University of Southern California

Morsut Lab

USC Stem Cell

Leonardo Morsut

Leonardo Morsut is an assistant professor of stem cell biology and regenerative medicine at the Keck School of Medicine of USC. He holds a joint appointment with the Biomedical Engineering department at the USC Viterbi School of Engineering, where he is also director of a new Center for Integrated Electronics and Biological Organisms (CIEBOrg).

Morsut was born and raised in Padova, Italy, and had an early fascination with science in general and embryology in particular. This fascination led him to pursue a broad spectrum of degrees in medical biotechnologies, mathematics and developmental biology.

He received a doctorate in developmental biology from the University of Padova in Italy in 2010. There, he investigated roles of morphogen signaling during early mouse embryogenesis; he also described for the first time the role of YAP/TAZ in mechanotransduction, all in the Stefano Piccolo lab.

In 2012, Morsut movedto Wendell Lim’s lab at the University of California, San Francisco, and the Howard Hughes Medical Institute as a postdoctoral scholar funded through EMBO, Human Frontiers Scientific Program and the NIH/NIBIB K99 Pathway to Independence award. During this postdoctoral phase, Leonardo developed a new class of synthetic receptors called Synthetic Notch receptors that have far-reaching implications for cell therapies for cancer, autoimmunity, and regenerative medicine.

Morsut started his own lab in 2017 with the mission of establishing synthetic biology approaches for multicellular mammalian systems. This stems from his interest in complex systems and emergent properties and his desire to develop methods to control tissue formation as a feature that emerges from cells interactions. To learn more about his research, visit morsutlab.usc.edu/research. Morsut views the lab as a property that emerges from the interaction of its components, the scientists, and its environment. Morsut is equally passionate about the humans behind the scientists, and how these two aspects of scientists interplay to inform their life and their work. For this, he is interested in learning more about the studies on human interaction from the social and cognitive sciences.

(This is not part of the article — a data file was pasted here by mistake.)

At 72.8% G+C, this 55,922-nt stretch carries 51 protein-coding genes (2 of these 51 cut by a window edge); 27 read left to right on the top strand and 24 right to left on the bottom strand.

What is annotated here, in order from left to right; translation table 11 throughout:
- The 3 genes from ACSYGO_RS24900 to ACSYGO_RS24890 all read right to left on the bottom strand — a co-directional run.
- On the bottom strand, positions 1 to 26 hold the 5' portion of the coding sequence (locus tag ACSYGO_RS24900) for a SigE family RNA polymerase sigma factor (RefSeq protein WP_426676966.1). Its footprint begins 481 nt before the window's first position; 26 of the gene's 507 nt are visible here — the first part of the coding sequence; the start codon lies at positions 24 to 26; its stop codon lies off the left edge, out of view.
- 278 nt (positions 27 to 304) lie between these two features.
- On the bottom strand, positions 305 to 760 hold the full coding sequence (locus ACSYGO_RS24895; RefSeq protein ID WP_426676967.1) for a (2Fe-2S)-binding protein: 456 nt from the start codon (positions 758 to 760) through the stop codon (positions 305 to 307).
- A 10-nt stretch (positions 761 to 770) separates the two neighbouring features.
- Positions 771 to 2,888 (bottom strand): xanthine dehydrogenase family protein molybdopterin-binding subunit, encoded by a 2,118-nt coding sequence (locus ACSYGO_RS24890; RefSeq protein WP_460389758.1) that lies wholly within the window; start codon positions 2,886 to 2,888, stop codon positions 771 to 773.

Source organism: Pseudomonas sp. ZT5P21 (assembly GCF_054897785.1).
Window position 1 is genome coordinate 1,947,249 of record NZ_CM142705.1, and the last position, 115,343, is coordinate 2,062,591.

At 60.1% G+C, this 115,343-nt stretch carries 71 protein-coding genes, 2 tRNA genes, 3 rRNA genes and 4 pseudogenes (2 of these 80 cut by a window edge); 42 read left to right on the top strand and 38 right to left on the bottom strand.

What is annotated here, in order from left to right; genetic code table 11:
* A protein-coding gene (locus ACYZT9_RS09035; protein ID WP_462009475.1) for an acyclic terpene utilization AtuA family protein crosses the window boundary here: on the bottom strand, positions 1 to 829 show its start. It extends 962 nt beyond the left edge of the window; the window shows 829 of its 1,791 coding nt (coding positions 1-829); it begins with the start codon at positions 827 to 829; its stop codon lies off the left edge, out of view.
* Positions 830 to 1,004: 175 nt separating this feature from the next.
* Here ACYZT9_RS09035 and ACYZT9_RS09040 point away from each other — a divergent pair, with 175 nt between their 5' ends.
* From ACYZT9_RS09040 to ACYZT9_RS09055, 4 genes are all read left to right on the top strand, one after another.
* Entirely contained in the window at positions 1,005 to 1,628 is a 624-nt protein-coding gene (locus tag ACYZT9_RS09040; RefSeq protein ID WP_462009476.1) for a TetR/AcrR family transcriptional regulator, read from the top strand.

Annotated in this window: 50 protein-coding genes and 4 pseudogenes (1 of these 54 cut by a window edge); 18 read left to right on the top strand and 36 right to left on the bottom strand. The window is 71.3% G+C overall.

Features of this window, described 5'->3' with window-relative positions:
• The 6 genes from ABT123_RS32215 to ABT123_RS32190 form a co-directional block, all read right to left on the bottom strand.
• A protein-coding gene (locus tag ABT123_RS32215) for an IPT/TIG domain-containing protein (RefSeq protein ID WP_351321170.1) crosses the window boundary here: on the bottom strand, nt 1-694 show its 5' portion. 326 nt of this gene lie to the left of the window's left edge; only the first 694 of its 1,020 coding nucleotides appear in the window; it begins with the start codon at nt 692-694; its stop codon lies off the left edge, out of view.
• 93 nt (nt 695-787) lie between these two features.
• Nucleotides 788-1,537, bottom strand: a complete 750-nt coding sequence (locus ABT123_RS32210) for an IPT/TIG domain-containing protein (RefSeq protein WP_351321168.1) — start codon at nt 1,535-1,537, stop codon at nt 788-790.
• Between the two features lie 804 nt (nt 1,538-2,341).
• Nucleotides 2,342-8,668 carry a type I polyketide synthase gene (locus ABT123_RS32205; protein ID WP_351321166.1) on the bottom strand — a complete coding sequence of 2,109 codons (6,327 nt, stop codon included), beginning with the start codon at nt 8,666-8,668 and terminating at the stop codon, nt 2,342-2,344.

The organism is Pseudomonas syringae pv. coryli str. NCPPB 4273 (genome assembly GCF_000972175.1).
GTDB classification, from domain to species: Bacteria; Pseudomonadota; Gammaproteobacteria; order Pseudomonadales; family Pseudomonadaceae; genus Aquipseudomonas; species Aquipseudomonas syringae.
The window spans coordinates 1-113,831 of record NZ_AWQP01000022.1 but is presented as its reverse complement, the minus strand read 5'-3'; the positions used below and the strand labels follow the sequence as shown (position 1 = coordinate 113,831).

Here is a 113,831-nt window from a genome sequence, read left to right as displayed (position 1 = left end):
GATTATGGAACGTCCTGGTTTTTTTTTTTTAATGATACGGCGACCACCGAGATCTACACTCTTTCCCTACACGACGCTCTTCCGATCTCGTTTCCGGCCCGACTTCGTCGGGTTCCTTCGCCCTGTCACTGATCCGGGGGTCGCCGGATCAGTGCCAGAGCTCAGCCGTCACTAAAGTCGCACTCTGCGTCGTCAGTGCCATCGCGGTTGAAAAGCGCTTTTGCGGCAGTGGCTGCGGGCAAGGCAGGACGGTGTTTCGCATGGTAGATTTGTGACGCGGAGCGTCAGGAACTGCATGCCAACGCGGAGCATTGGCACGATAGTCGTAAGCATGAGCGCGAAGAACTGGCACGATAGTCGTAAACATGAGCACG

Leonardo is also a yogi and a student of Yogarupa Rod Stryker, a dimension that gives him lots of joy and stability. For the most part, in his time outside the lab, he is enjoying his family, his wife Sabina and their children Gabriele and Aurora. He sees a lot of parallels between his work as a mentor and as a parent, and will write a very inspirational piece about this when he’s figured it all out, some time in the future.

Between 1999 and 2006, Morsut had a parallel life where he was a professional volleyball player with the Italian National Team.

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